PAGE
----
"There was an instinct when we first started writing songs, to be a bit more opaque about it," Sara says. "Sort of like, ‘I don't know, it's a song! What's it about? Who knows! It's just words, I wrote them down!' It sounds so simple now, but it was significant to me to be able to [write and sing lyrics like], ‘You go away and I don't mind / You go away and I'll be fine.' That felt scary. Who's you? That means that someone's going to say, who's the ‘you' in the song? And in that moment I would have to say, like, 'Who, my girlfriend?'" This shift was powerful for the sisters: "Once we discovered that we could write in a direct way, that was very exciting and intoxicating," says Sara. "There was bravery required, I think, to say to ourselves, ‘Okay, I'm going to sing to you.'"
Some of the material they uncovered made them uncomfortable, too. Sara points to a particular video in which two of their friends who are also in the book—Naomi, who Sara is dating in secret, and Alex, who Tegan will eventually start dating—interview the sisters about "homosexuality" for a school project. "The first time I watched [this footage], it was agonizing to get through it," says Sara. "I am so physically uncomfortable. There are times in the video where I look almost like I might cry. There are times where I'm being really obnoxious and sort of indifferent. I'm sort of antagonizing [Alex and Naomi] because I'm finding the questions upsetting—because I'm gay and I'm being interviewed as if I'm not gay for a homosexuality project by the person I'm sleeping with. The sort of cognitive dissonance of the scene is remarkable."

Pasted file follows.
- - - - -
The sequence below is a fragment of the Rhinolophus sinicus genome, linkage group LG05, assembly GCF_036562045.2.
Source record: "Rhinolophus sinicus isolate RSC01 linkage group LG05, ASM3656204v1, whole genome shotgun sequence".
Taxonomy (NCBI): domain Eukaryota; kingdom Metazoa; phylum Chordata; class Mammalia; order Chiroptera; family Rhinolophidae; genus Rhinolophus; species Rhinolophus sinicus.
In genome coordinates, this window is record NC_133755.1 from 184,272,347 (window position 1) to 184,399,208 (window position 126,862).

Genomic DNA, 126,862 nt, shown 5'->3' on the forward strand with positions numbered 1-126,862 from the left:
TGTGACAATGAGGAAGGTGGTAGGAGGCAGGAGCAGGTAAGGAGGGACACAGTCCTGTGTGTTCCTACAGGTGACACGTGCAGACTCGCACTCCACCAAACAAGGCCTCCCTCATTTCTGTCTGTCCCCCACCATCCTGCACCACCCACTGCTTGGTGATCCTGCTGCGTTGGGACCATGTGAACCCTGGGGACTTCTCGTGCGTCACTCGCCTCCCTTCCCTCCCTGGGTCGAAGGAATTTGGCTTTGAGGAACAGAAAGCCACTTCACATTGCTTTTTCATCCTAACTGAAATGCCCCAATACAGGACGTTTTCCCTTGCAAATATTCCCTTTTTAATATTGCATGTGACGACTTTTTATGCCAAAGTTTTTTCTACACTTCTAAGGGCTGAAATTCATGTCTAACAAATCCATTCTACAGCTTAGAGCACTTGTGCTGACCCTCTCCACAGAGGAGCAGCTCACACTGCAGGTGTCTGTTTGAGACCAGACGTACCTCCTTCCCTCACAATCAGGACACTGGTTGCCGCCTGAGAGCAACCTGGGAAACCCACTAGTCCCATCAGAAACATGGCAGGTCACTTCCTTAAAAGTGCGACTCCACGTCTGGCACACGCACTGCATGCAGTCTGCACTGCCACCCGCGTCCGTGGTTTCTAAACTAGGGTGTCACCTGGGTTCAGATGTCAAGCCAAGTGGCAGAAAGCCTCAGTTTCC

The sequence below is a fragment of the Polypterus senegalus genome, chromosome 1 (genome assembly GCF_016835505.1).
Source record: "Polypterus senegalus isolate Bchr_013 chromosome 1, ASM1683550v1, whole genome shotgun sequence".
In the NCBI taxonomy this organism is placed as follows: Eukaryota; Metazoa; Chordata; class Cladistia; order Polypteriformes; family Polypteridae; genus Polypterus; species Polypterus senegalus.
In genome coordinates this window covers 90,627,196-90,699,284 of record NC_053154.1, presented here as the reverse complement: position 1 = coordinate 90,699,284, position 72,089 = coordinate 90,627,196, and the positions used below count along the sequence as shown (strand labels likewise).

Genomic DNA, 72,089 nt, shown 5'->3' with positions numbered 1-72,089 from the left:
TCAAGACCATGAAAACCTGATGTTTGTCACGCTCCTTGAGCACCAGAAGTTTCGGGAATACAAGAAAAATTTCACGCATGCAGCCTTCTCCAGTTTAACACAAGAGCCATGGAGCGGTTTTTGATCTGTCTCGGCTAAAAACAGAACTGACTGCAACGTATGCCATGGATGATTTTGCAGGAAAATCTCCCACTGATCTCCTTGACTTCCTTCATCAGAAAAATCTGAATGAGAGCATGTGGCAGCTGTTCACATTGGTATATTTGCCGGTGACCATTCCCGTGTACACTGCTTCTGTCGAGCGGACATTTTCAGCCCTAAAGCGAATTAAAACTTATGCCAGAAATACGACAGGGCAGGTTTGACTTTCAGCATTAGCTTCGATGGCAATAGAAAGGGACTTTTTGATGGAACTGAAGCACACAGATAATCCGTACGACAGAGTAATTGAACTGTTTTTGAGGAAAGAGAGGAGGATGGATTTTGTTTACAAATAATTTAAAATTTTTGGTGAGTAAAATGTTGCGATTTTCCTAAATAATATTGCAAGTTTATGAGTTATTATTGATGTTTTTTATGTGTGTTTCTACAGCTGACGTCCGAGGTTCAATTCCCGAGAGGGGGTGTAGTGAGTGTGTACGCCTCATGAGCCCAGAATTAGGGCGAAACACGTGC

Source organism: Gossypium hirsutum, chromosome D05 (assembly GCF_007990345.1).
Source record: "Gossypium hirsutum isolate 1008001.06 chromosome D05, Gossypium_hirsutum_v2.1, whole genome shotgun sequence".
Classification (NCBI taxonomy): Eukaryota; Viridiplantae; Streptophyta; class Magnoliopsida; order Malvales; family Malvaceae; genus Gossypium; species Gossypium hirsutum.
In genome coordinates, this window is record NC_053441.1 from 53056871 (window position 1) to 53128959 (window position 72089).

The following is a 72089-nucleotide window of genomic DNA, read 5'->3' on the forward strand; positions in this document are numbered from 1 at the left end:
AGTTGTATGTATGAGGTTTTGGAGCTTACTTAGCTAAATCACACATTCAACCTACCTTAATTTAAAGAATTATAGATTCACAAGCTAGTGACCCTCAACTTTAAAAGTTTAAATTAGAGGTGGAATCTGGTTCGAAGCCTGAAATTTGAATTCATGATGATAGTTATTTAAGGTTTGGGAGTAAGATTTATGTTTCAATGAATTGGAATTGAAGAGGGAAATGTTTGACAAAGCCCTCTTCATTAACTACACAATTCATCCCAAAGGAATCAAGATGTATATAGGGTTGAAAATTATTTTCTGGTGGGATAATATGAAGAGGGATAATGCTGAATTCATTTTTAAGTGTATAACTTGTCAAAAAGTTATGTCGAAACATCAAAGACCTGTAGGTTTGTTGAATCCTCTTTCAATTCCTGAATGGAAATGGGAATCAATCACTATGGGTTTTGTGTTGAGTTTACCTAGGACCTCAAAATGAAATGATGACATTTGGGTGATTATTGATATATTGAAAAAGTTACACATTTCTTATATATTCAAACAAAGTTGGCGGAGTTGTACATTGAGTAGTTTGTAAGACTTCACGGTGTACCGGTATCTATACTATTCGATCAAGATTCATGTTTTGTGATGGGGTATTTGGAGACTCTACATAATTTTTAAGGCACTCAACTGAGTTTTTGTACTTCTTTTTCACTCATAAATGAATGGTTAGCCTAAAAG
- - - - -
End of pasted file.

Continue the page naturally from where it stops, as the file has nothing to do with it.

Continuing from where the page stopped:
This particular video, in addition to several other clips, plays a big part in their live tour supporting the book and the album. The show includes acoustic songs—from Hey, I'm Just Like You plus highlights from other records—as well as readings. In most of these readings, the sisters switch off reciting passages from their own points of view, dividing up the work just as they do in their larger creative process. Generally, if there's a task one sister doesn't want to do, the other does it with enthusiasm. For example, Tegan jumped to write the book proposal; Sara was content spending hours sifting through the archival video footage.
"This [type of symbiosis] is why I think we can still manage to do this after 25 years and still make it seem like we're enjoying ourselves," says Tegan with a laugh. "Which, I guess, in a way, we are."